6 Networks Named in Nationwide Health Data Exchange EffortFirst Applicants Approved for Participation in HHS' National TEFCA Network
Federal regulators said true health data interoperability is on its way for hundreds of millions of American patients now that six tech providers have committed to a rigorous set of trust and security criteria for swapping patient information.
The six organizations, including electronic health record maker Epic, pledged by year-end to meet the framework for interoperability laid out in the Trusted Exchange Framework and Common Agreement. An organization designated by the Department of Health and Human Services is known as a Qualified Health Information Network - and should be able to transmit and receive patient data regardless of the underlying EHR provider.
That kind of true interoperability across organizational and proprietary lines, which is all too often illusory today, motivated the federal government's strong regulatory push for clinics to adopt electronic medical records, an effort that is now in its second decade.
"At some point, it's going to click that something is changed," HHS Secretary Xavier Becerra said during a Monday event celebrating the announcement. Patients will see that specialists instantly got the information that was needed to keep them alive."
The prospective QHINs - CommonWell Health Alliance, eHealth Exchange, Epic TEFCA Interoperability Services, Health Gorilla, Kno2 and KONZA - have each committed to go live by year-end, meaning that they agree to complete preproduction conformance testing by December. They will then proceed into productions phases and become officially designated QHINs.
Each of the six named QHIN organizations already facilitates health information exchange among its own members. Collectively as a group, the networks cover most U.S. hospitals and tens of thousands of healthcare providers, said HHS leaders during the Monday event.
TEFCA is the Department of Health and Human Services' infrastructure model and governing approach for advancing nationwide, secure, interoperable health information exchange. HHS last year issued its detailed requirements and guidelines for organizations voluntarily seeking to participate in TEFCA (see: HHS Issues Trusted Health Data Exchange Governance Framework).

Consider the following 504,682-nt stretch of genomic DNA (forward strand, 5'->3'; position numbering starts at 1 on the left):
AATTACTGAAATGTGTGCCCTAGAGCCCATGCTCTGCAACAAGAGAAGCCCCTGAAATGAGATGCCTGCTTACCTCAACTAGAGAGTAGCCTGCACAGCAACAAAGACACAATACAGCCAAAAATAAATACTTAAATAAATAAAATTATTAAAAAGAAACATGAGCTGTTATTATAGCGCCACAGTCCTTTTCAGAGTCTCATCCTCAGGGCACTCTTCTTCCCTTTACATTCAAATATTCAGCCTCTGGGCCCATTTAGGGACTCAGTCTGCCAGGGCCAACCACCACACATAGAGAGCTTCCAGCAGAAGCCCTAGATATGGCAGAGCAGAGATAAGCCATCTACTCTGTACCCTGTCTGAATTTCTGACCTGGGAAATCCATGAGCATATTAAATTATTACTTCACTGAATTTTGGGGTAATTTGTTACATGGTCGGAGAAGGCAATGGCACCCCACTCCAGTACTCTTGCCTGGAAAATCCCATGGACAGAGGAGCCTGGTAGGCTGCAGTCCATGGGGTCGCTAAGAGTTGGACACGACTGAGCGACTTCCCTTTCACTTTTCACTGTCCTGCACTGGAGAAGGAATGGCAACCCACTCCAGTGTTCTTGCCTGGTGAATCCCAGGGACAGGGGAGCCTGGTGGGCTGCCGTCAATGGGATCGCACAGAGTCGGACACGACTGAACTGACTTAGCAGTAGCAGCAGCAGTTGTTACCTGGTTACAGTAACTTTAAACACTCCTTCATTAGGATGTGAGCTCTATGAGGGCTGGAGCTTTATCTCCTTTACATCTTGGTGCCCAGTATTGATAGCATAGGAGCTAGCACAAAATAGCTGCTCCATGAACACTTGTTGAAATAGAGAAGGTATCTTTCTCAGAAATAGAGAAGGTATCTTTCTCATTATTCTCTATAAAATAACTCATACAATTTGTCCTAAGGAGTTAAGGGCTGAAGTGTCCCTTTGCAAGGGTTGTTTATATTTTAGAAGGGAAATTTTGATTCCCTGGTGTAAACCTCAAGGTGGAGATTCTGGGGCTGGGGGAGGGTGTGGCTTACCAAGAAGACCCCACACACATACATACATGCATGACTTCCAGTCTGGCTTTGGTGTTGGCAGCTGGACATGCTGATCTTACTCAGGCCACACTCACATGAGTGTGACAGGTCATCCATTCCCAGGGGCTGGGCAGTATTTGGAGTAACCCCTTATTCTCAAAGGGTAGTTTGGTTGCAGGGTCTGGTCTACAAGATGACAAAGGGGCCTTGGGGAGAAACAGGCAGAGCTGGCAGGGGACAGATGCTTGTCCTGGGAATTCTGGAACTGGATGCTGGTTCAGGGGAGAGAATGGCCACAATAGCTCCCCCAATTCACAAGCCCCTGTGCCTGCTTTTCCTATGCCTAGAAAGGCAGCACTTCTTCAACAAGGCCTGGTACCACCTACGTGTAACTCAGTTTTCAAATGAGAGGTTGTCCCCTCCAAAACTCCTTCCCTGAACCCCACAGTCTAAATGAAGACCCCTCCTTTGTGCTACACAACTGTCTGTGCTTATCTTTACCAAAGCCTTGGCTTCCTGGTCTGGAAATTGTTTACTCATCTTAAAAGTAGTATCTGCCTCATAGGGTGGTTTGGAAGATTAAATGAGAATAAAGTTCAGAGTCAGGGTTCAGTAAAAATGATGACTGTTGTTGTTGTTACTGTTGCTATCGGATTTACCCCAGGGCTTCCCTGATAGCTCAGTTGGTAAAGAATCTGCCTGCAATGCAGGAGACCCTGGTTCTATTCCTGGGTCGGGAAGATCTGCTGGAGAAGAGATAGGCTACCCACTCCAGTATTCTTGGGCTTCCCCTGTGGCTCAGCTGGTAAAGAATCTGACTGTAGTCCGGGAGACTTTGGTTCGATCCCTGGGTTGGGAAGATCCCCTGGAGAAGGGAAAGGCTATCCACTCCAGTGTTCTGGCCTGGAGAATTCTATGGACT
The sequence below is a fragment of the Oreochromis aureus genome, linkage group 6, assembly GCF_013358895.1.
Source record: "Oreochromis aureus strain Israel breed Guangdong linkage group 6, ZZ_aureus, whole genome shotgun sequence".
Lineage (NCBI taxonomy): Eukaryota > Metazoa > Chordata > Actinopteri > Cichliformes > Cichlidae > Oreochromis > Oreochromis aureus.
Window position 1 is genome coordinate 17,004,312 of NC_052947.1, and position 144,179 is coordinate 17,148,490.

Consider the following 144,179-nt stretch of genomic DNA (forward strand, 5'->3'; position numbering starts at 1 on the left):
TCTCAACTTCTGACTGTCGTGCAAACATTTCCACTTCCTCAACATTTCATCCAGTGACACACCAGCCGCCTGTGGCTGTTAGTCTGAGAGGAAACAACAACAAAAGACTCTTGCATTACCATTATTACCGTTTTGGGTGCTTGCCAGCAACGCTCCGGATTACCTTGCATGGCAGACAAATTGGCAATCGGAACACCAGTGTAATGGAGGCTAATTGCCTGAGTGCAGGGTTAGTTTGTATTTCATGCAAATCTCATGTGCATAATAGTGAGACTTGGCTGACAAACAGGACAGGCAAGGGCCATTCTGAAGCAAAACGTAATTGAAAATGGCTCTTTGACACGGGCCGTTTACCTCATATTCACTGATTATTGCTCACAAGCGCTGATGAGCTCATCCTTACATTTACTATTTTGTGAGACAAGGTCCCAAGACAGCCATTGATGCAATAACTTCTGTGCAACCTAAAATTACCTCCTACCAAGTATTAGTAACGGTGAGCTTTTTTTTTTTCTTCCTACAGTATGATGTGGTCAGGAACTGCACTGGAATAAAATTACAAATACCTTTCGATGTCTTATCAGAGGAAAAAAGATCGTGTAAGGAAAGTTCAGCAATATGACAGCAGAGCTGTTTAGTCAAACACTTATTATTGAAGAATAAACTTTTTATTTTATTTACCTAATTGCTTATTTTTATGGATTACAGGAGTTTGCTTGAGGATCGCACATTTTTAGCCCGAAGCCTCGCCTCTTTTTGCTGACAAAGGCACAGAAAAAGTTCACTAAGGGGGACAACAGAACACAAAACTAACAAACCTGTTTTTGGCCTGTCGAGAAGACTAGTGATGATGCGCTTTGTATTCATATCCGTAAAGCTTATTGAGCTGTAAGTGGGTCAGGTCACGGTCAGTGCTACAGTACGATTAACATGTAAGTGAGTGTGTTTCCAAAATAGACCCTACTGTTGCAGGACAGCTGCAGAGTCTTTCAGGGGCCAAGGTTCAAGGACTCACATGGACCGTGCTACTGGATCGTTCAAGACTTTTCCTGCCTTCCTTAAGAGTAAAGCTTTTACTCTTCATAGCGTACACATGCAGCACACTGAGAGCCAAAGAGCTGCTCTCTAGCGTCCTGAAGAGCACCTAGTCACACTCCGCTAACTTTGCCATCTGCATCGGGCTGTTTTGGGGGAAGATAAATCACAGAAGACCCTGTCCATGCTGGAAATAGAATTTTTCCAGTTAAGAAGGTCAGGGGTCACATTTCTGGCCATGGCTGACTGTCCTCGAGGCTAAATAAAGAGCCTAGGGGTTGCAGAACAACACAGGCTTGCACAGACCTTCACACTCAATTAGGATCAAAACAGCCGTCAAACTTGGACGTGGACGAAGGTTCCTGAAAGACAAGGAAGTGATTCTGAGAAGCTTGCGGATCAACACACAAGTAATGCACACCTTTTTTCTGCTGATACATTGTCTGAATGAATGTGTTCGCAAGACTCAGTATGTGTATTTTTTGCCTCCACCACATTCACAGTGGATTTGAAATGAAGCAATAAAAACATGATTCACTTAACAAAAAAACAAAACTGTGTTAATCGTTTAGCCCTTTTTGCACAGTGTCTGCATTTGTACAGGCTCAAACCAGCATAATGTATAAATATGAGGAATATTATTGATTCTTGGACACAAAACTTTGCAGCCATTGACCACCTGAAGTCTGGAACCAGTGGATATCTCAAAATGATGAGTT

"It's a game changer," said Becerra during the event. The concept of nationwide secure health data exchange has been nearly decades in the making. The effort gained steam about six years ago under the 21st Century Cures Act, which called for the development of a "trusted exchange framework, including a common agreement among health information networks nationally."
The ultimate aims are for TEFCA to help advance clinical care and communication, reduce medical errors and administrative inefficiencies and ease patients' access to their health data, he says.
The broader vision for TEFCA includes simplifying public health reporting across the country and enabling U.S. Department of Veterans Affairs healthcare providers to exchange patient records more easily with private sector healthcare facilities.
TEFCA also aims to enable patients to more easily and securely access their own health information.
Any technology vendor seeking to connect to the TEFCA network - such as developers providing consumer health apps - must comply with the HIPAA privacy and security rules, even if the vendor is not a HIPAA-covered entity or business associate, says Micky Tripathi, HHS' national coordinator for health IT. He says that should pave the way for more patient health data sharing with mobile apps.
Many healthcare providers "feel discomfort" in sending patient information to consumer mobile apps, Tripathi says. Consumer apps connecting to TEFCA are bound by contract to comply with HIPAA's privacy and security requirements.
ONC expects that additional organizations will submit applications to become QHINs in the coming months as the network moves toward full production.